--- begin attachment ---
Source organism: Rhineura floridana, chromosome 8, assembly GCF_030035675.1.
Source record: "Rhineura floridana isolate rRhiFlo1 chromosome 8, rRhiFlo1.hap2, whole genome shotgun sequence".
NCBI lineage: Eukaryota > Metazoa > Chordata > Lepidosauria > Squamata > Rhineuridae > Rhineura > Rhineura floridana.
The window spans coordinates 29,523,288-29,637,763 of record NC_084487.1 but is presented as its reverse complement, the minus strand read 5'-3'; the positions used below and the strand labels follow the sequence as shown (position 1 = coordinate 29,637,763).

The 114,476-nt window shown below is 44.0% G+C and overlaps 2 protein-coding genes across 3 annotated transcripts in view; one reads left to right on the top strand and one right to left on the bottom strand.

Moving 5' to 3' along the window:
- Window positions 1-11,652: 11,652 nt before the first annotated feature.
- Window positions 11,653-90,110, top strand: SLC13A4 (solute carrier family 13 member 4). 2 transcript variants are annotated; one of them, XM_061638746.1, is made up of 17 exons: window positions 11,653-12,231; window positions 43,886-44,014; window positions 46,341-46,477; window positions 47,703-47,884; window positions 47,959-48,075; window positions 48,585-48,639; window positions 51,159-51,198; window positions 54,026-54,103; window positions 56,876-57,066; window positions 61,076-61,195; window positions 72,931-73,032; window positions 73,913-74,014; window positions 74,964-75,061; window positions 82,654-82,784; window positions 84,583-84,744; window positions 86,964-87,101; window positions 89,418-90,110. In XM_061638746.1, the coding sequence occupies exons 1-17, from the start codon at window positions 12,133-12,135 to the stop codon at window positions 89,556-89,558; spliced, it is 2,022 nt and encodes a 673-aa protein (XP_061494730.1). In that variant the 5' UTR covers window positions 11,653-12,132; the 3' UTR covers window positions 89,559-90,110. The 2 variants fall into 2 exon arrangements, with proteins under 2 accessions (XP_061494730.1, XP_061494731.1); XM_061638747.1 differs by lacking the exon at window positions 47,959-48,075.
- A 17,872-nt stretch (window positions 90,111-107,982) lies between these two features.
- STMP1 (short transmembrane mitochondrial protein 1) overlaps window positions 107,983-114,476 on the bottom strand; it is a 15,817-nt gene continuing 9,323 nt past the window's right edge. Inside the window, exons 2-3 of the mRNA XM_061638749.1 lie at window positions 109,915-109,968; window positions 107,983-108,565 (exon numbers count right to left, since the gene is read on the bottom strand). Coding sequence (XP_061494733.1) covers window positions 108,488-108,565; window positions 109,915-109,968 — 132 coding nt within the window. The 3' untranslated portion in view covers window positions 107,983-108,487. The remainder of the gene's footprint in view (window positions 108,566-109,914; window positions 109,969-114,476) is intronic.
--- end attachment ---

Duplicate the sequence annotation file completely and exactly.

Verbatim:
Source organism: Rhineura floridana, chromosome 8, assembly GCF_030035675.1.
Source record: "Rhineura floridana isolate rRhiFlo1 chromosome 8, rRhiFlo1.hap2, whole genome shotgun sequence".
NCBI lineage: Eukaryota > Metazoa > Chordata > Lepidosauria > Squamata > Rhineuridae > Rhineura > Rhineura floridana.
The window spans coordinates 29,523,288-29,637,763 of record NC_084487.1 but is presented as its reverse complement, the minus strand read 5'-3'; the positions used below and the strand labels follow the sequence as shown (position 1 = coordinate 29,637,763).

The 114,476-nt window shown below is 44.0% G+C and overlaps 2 protein-coding genes across 3 annotated transcripts in view; one reads left to right on the top strand and one right to left on the bottom strand.

Moving 5' to 3' along the window:
- Window positions 1-11,652: 11,652 nt before the first annotated feature.
- Window positions 11,653-90,110, top strand: SLC13A4 (solute carrier family 13 member 4). 2 transcript variants are annotated; one of them, XM_061638746.1, is made up of 17 exons: window positions 11,653-12,231; window positions 43,886-44,014; window positions 46,341-46,477; window positions 47,703-47,884; window positions 47,959-48,075; window positions 48,585-48,639; window positions 51,159-51,198; window positions 54,026-54,103; window positions 56,876-57,066; window positions 61,076-61,195; window positions 72,931-73,032; window positions 73,913-74,014; window positions 74,964-75,061; window positions 82,654-82,784; window positions 84,583-84,744; window positions 86,964-87,101; window positions 89,418-90,110. In XM_061638746.1, the coding sequence occupies exons 1-17, from the start codon at window positions 12,133-12,135 to the stop codon at window positions 89,556-89,558; spliced, it is 2,022 nt and encodes a 673-aa protein (XP_061494730.1). In that variant the 5' UTR covers window positions 11,653-12,132; the 3' UTR covers window positions 89,559-90,110. The 2 variants fall into 2 exon arrangements, with proteins under 2 accessions (XP_061494730.1, XP_061494731.1); XM_061638747.1 differs by lacking the exon at window positions 47,959-48,075.
- A 17,872-nt stretch (window positions 90,111-107,982) lies between these two features.
- STMP1 (short transmembrane mitochondrial protein 1) overlaps window positions 107,983-114,476 on the bottom strand; it is a 15,817-nt gene continuing 9,323 nt past the window's right edge. Inside the window, exons 2-3 of the mRNA XM_061638749.1 lie at window positions 109,915-109,968; window positions 107,983-108,565 (exon numbers count right to left, since the gene is read on the bottom strand). Coding sequence (XP_061494733.1) covers window positions 108,488-108,565; window positions 109,915-109,968 — 132 coding nt within the window. The 3' untranslated portion in view covers window positions 107,983-108,487. The remainder of the gene's footprint in view (window positions 108,566-109,914; window positions 109,969-114,476) is intronic.